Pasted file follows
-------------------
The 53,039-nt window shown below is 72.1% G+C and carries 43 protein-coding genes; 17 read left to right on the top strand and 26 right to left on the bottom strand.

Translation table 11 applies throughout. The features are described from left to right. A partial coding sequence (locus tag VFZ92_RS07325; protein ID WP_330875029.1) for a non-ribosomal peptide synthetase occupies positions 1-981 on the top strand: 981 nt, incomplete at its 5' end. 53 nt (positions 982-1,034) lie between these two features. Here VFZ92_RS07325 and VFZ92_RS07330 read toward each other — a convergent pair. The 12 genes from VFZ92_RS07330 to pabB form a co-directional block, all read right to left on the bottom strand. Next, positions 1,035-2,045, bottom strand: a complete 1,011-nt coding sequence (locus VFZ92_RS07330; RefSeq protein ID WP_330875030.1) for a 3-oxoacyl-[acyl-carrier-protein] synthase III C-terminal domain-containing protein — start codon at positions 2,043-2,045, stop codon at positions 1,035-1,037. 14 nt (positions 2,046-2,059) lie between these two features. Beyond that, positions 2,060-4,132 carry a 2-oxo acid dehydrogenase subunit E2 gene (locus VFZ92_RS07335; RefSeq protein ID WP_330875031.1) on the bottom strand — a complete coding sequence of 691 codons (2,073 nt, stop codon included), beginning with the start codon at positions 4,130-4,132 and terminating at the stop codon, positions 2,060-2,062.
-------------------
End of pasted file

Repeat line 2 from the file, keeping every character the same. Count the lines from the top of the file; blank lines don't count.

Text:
Translation table 11 applies throughout. The features are described from left to right. A partial coding sequence (locus tag VFZ92_RS07325; protein ID WP_330875029.1) for a non-ribosomal peptide synthetase occupies positions 1-981 on the top strand: 981 nt, incomplete at its 5' end. 53 nt (positions 982-1,034) lie between these two features. Here VFZ92_RS07325 and VFZ92_RS07330 read toward each other — a convergent pair. The 12 genes from VFZ92_RS07330 to pabB form a co-directional block, all read right to left on the bottom strand. Next, positions 1,035-2,045, bottom strand: a complete 1,011-nt coding sequence (locus VFZ92_RS07330; RefSeq protein ID WP_330875030.1) for a 3-oxoacyl-[acyl-carrier-protein] synthase III C-terminal domain-containing protein — start codon at positions 2,043-2,045, stop codon at positions 1,035-1,037. 14 nt (positions 2,046-2,059) lie between these two features. Beyond that, positions 2,060-4,132 carry a 2-oxo acid dehydrogenase subunit E2 gene (locus VFZ92_RS07335; RefSeq protein ID WP_330875031.1) on the bottom strand — a complete coding sequence of 691 codons (2,073 nt, stop codon included), beginning with the start codon at positions 4,130-4,132 and terminating at the stop codon, positions 2,060-2,062.